CPU: Intel Core i7-6560U (Skylake-U)
2 Cores (4 Threads), 2.2GHz (up to 3.2GHz), 4MB Cache
GPU: Intel Iris Graphics 540
48 Cores, 300MHz (up to 1050MHz), 64MB eDRAM
RAM: 8GB DDR3-1866
Display: 13″ 3200×1800 Multi-touch
Storage: 256GB Samsung PM951 M.2 PCIe SSD
Radio: Dell Wireless 1820A 802.11ac, Bluetooth 4.1 LE
Ports: 1x USB 3.1 Gen 2 Type-C (Thunderbolt 3), 2x USB 3.0 Type-A, 1x Headset Jack
Other: TPM 1.2, Webcam, Microphone, Stereo Speakers, SD Card Reader, Battery level indicator
Operating System: Microsoft Windows 10 Pro
The first thing to do with any new computer is update the BIOS if a newer version is available from the manufacturer’s website. Next, download the Windows 10 media creation tool, insert an empty USB disk, and make yourself a Windows 10 installer. Download the Dell Wireless 1820A WiFi Driver and save it to that same USB disk – this is the only driver you will need, everything else is installed by Windows Update.
Reboot and hit F2 as soon as you see the Dell boot logo to enter the system setup. Under Advanced Boot Options disable Legacy Option ROMs. Set SATA Operation to AHCI, enable SMART Reporting, set an Admin Password to lock your system settings, under TPM 1.2 Security tick TPM On and click Enable, enable Admin Setup Lockout, enable Secure Boot. Save changes and exit.
With the USB disk plugged in, hit F12 when you see the Dell boot logo to enter the boot menu. Select your USB disk to begin Installing Windows 10. You don’t need a license key – it already knows if the laptop is authorised to use Windows. When you are asked Which type of installation do you want?, select Custom. Delete all existing partitions (unless you are dual-booting, see below).
Install the Dell Wireless driver you downloaded earlier to get online, then open the start menu and type ‘Check for updates’ to update Windows and install any missing device drivers.
Next open the start menu and type Manage BitLocker. In the lower right corner click TPM Administration. If you do not see The TPM is ready for use, you will need to click Prepare the TPM and/or Turn TPM On. Now return to the BitLocker settings and click Turn on BitLocker for your system drive. When prompted, save your BitLocker key file to that USB disk – you will need this key to unlock Windows if you update your BIOS, if your boot order changes, or if something goes wrong with the TPM or Secure Boot.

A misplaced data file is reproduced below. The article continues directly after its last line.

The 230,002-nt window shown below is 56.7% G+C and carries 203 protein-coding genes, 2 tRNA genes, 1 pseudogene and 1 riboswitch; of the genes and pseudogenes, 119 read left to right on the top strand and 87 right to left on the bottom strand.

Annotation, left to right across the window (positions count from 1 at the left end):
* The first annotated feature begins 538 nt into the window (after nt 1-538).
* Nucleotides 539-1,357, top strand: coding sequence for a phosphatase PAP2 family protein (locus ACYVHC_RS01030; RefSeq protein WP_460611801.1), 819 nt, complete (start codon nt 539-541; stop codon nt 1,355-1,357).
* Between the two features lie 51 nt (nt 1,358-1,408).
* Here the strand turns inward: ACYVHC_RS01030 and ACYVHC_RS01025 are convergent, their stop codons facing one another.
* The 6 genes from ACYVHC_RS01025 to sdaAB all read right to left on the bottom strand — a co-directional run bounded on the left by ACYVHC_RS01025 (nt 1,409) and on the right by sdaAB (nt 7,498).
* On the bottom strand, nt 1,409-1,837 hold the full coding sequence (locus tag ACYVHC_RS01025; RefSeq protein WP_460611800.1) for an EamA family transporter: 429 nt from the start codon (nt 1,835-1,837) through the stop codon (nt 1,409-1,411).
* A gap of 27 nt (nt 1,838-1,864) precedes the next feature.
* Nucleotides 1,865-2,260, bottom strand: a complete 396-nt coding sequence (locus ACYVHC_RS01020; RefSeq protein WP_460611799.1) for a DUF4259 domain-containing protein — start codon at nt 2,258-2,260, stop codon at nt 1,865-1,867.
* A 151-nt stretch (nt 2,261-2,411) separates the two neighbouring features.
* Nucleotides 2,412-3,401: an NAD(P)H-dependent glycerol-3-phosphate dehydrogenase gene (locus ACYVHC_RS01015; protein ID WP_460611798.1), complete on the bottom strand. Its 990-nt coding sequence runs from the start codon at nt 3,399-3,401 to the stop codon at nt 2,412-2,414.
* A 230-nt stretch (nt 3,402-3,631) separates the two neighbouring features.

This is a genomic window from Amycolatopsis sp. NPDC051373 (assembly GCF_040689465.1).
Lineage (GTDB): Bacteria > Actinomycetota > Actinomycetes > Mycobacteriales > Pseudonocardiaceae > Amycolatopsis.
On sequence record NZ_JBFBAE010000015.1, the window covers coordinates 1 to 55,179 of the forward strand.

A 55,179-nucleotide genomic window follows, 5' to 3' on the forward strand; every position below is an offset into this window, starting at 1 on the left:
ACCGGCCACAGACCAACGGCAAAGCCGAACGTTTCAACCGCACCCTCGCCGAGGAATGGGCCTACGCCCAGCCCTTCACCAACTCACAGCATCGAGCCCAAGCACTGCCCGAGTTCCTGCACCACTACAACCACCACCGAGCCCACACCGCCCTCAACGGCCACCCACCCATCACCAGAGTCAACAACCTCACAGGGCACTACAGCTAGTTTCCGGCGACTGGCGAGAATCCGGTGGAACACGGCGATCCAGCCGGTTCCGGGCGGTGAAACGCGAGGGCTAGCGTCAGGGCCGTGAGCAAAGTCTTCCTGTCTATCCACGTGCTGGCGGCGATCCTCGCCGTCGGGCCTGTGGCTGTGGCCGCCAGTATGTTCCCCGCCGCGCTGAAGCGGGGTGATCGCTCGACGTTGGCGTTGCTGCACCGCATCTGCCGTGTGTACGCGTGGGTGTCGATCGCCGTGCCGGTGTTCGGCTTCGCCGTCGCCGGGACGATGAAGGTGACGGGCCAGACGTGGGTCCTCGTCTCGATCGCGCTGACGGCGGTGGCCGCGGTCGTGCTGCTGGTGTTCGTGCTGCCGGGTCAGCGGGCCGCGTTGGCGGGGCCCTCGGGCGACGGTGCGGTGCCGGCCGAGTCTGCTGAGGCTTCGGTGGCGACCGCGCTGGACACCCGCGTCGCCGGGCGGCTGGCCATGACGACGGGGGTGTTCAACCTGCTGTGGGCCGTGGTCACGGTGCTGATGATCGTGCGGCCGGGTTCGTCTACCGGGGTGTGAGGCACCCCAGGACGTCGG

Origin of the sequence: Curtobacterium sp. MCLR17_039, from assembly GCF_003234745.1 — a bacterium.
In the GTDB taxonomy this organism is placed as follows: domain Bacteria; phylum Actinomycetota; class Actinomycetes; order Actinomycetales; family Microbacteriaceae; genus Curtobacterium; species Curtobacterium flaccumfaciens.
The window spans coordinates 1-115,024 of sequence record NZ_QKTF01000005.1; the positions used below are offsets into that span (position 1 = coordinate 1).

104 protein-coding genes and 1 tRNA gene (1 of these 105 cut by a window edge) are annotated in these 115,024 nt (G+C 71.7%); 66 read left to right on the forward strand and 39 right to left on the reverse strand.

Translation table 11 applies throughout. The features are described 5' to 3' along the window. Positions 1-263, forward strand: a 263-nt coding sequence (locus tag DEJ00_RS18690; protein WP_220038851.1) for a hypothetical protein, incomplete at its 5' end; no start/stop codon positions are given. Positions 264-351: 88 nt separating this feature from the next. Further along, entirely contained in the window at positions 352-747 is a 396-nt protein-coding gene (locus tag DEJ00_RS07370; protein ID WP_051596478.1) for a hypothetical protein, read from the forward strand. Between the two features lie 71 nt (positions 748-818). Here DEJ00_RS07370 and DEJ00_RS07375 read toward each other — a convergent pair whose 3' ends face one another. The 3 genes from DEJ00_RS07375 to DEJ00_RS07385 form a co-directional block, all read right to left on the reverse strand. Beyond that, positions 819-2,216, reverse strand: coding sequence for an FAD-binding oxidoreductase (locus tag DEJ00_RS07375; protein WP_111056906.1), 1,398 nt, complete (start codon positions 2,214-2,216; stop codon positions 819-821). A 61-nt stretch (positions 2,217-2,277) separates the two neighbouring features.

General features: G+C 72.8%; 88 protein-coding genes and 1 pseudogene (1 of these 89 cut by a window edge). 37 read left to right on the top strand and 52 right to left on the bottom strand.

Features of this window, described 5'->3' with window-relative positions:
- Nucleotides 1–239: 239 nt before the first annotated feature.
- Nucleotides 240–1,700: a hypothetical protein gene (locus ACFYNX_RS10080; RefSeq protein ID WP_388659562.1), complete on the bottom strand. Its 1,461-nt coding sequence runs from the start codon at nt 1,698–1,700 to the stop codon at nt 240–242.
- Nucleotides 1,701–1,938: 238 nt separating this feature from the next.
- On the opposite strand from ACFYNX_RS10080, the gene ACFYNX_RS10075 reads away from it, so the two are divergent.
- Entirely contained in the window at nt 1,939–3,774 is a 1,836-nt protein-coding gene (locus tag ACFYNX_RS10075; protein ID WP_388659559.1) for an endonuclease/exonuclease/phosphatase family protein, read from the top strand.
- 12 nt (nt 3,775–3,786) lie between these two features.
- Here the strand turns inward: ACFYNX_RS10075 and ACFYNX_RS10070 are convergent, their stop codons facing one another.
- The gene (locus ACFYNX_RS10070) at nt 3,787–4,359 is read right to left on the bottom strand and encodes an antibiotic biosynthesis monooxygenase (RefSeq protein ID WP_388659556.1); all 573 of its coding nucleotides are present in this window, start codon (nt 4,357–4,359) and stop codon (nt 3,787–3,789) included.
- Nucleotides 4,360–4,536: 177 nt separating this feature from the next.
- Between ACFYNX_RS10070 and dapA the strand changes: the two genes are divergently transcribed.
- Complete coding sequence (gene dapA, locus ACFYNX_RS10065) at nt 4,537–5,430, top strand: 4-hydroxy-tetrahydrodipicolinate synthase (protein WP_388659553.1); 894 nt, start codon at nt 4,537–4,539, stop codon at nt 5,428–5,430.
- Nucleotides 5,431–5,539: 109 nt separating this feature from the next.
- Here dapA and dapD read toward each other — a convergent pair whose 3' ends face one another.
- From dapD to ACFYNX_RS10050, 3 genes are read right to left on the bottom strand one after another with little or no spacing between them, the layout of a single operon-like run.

Ubuntu 16.04 works with no additional drivers or configuration changes. If you want to dual-boot Windows and Ubuntu you can hit F12 when you see the Dell boot logo to select your operating system with the laptop’s inbuilt UEFI manager.
Everything I do on this laptop feels fast. The PCI-e Solid State Drive is much faster than SATA SSDs I have used before. The CPU and GPU are balanced to make the system smooth and responsive without draining the battery too quickly. The Intel Iris 540 GPU can play some games at 1080p, although newer titles won’t run at the highest graphical settings.
The viewing angle, colours, and brightness of the display are superb. The keyboard is comfortable for long typing sessions even with large hands. The trackpad and touch screen are both easy to use, and I find myself using both together – tapping the screen to click a button feels more natural than moving a mouse cursor. Audio quality is better than it should be for such small speakers.
It cannot boot from a SD card. No HDMI or Ethernet ports. The underside gets hot during heavy workloads. I can’t plug in thick USB devices (such as the Corsair Survivor) when the laptop is sitting flat on a desk because the ports are too low. The trackpad cannot right-click and left-click at the same time. The display is highly reflective and covered in fingerprints.
Here are some benchmark test results with the Intel i7-6560U CPU and Iris 540 GPU in the Dell XPS 13, compared with an AMD CPU and various GPUs from my previous post Testing a Titan.
3DMark Advanced Edition